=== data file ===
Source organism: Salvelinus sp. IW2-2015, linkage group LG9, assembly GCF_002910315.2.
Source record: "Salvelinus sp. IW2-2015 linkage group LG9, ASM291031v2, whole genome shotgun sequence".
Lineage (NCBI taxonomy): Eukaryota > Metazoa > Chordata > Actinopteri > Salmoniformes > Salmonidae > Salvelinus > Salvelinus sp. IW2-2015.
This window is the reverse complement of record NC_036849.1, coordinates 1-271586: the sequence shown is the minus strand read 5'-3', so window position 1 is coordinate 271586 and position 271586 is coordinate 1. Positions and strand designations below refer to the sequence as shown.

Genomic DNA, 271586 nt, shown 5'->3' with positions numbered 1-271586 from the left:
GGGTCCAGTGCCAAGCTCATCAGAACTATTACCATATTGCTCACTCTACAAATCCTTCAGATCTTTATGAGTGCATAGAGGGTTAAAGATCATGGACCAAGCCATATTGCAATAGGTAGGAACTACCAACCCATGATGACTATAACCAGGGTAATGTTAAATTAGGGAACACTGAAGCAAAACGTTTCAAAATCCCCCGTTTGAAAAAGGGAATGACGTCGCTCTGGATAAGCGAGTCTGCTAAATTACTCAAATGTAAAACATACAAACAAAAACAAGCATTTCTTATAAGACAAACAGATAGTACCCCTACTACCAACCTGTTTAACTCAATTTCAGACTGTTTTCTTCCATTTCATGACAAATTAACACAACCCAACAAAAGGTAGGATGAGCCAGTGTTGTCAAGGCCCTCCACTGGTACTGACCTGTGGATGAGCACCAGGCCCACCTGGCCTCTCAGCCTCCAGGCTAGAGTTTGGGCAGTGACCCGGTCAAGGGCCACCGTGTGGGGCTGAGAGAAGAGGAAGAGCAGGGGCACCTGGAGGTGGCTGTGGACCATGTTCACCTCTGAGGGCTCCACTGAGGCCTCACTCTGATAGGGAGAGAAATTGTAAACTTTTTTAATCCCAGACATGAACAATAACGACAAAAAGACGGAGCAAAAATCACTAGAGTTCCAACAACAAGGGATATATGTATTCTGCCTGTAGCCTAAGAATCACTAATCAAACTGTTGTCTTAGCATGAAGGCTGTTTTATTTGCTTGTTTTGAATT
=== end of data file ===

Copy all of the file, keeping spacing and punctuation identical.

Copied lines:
Source organism: Salvelinus sp. IW2-2015, linkage group LG9, assembly GCF_002910315.2.
Source record: "Salvelinus sp. IW2-2015 linkage group LG9, ASM291031v2, whole genome shotgun sequence".
Lineage (NCBI taxonomy): Eukaryota > Metazoa > Chordata > Actinopteri > Salmoniformes > Salmonidae > Salvelinus > Salvelinus sp. IW2-2015.
This window is the reverse complement of record NC_036849.1, coordinates 1-271586: the sequence shown is the minus strand read 5'-3', so window position 1 is coordinate 271586 and position 271586 is coordinate 1. Positions and strand designations below refer to the sequence as shown.

Genomic DNA, 271586 nt, shown 5'->3' with positions numbered 1-271586 from the left:
GGGTCCAGTGCCAAGCTCATCAGAACTATTACCATATTGCTCACTCTACAAATCCTTCAGATCTTTATGAGTGCATAGAGGGTTAAAGATCATGGACCAAGCCATATTGCAATAGGTAGGAACTACCAACCCATGATGACTATAACCAGGGTAATGTTAAATTAGGGAACACTGAAGCAAAACGTTTCAAAATCCCCCGTTTGAAAAAGGGAATGACGTCGCTCTGGATAAGCGAGTCTGCTAAATTACTCAAATGTAAAACATACAAACAAAAACAAGCATTTCTTATAAGACAAACAGATAGTACCCCTACTACCAACCTGTTTAACTCAATTTCAGACTGTTTTCTTCCATTTCATGACAAATTAACACAACCCAACAAAAGGTAGGATGAGCCAGTGTTGTCAAGGCCCTCCACTGGTACTGACCTGTGGATGAGCACCAGGCCCACCTGGCCTCTCAGCCTCCAGGCTAGAGTTTGGGCAGTGACCCGGTCAAGGGCCACCGTGTGGGGCTGAGAGAAGAGGAAGAGCAGGGGCACCTGGAGGTGGCTGTGGACCATGTTCACCTCTGAGGGCTCCACTGAGGCCTCACTCTGATAGGGAGAGAAATTGTAAACTTTTTTAATCCCAGACATGAACAATAACGACAAAAAGACGGAGCAAAAATCACTAGAGTTCCAACAACAAGGGATATATGTATTCTGCCTGTAGCCTAAGAATCACTAATCAAACTGTTGTCTTAGCATGAAGGCTGTTTTATTTGCTTGTTTTGAATT